Permanent Collection: Dan Flavin, Light, and...Plato?
Posted by Andrea D. on January 22, 2010 - 1:50pm

Dan Flavin, Diagonal of May 25, 1963 (to Constantin Brancusi), 1963Admittedly, drawing a correlation between the fluorescent light-fixture art of Dan Flavin and the teachings of one of Greek philosophy's founding fathers might be a stretch. 

For one thing, the time difference separating the two men is massive: Flavin's major works spanned the 1960s – 1990s, and Plato published The Republic in 380 BC. One man was a minimalist artist, the other was a philosopher who believed that art is a mere imitation of physical form and is, therefore, ultimately an illusion. 

What could possibly connect this unlikely pair, who at first appear to be so very, very different? The answer is simple: light.

Yes, light. If you haven't recently had a chance to brush up on your Greek Philosophy 101, Plato is actually very well known for his discussions about light. In The Republic, he presents the reader with "The Allegory of the Cave." It describes a group of prisoners who are kept in a cave for their entire lives, and whose entire basis of existence is composed of the various shadows and echoes of their environment. The world, as they know it, is cold darkness, simply because they don't know any better.

However, if these same prisoners are released, and are allowed outside the cave to behold the Real World, they must face the fact that their existence in the cave was limited, a shadowy illusion of reality. In fact, they can now witness their "true" reality, thanks to the light generated by the sun.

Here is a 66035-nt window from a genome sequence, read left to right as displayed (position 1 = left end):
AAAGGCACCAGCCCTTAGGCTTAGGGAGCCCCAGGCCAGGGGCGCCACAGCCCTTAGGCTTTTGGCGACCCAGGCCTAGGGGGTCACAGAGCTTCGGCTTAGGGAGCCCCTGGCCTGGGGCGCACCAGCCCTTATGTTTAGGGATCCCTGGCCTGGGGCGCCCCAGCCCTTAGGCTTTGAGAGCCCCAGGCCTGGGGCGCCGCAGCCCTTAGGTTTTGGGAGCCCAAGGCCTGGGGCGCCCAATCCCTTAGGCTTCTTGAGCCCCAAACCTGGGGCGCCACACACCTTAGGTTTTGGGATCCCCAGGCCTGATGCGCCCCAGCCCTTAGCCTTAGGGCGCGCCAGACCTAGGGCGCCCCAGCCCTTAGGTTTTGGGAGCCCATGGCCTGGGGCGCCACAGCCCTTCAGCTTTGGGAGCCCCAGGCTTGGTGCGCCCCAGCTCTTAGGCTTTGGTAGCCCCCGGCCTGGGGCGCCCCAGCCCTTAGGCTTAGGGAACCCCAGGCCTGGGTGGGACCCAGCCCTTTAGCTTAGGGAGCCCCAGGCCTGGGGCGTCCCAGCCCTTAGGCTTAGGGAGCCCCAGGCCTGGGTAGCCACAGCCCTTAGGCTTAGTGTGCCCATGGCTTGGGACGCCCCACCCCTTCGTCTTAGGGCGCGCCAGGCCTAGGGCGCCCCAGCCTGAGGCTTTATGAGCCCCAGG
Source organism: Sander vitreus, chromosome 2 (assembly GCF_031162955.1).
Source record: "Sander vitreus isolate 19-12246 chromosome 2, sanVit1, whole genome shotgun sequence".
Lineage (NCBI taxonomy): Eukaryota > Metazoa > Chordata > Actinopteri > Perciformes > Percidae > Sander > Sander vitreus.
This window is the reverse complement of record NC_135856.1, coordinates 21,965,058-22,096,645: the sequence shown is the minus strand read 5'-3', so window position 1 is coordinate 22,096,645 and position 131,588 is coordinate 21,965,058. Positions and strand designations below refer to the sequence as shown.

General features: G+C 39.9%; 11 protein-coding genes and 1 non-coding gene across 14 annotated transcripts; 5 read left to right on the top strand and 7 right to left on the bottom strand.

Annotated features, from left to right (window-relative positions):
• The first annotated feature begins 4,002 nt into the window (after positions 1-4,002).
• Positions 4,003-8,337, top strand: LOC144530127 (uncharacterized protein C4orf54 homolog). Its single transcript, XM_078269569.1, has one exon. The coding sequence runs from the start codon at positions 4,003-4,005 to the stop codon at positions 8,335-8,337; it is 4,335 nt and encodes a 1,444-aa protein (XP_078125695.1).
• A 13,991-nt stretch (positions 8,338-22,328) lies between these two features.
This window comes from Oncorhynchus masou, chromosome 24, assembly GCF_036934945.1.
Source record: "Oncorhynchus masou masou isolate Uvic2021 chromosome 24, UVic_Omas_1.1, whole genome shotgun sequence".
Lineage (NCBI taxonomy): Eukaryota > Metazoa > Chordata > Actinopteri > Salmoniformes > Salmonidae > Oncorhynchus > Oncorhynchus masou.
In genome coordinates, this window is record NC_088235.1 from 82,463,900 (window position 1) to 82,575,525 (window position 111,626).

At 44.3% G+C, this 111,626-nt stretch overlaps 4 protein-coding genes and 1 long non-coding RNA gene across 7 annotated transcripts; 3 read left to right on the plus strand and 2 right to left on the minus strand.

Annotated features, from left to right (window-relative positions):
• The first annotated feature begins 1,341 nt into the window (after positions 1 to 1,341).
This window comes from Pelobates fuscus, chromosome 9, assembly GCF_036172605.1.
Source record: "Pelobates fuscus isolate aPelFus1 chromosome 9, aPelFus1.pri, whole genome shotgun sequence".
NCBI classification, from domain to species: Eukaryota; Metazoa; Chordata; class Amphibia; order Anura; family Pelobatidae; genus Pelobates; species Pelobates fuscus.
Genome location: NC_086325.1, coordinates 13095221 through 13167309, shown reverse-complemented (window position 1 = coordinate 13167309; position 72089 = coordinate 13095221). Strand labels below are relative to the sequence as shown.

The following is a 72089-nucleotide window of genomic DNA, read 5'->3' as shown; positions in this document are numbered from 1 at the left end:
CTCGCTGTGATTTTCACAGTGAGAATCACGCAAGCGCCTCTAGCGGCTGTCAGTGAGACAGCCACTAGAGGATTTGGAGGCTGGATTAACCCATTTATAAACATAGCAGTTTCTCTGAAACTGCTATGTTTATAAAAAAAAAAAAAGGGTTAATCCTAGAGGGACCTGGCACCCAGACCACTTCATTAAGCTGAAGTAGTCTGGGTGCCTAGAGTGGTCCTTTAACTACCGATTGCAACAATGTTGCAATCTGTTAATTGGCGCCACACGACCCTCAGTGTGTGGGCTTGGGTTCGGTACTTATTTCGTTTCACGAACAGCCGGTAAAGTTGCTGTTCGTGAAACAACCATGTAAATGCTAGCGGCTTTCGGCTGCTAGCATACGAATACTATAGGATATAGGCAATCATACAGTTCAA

Plato considered light, particularly sunlight, to be the ultimate "bearer of truth." Due to the popularity of Plato's writings among several medieval religious groups, this correlation was responsible for Gothic stained glass windows, Byzantine mosaics, and other spiritual associations between light and divinity, and light as divine truth.

Dan Flavin entered into this tradition of light and truth roughly two thousand years later. His Icon series directly references light's divine implications, since an "icon" originally referred to a religious work of art in the Catholic and Eastern Orthodox religions. Similarly, his Diagonal of May 25, 1963 (to Constantin Brancusi) was described by Flavin as his own "diagonal of personal ecstasy."

Flavin won't be the last artist to utilize light to represent purity, truth, or spirituality. But through his work, Plato's tradition of light as truth has persevered through the centuries.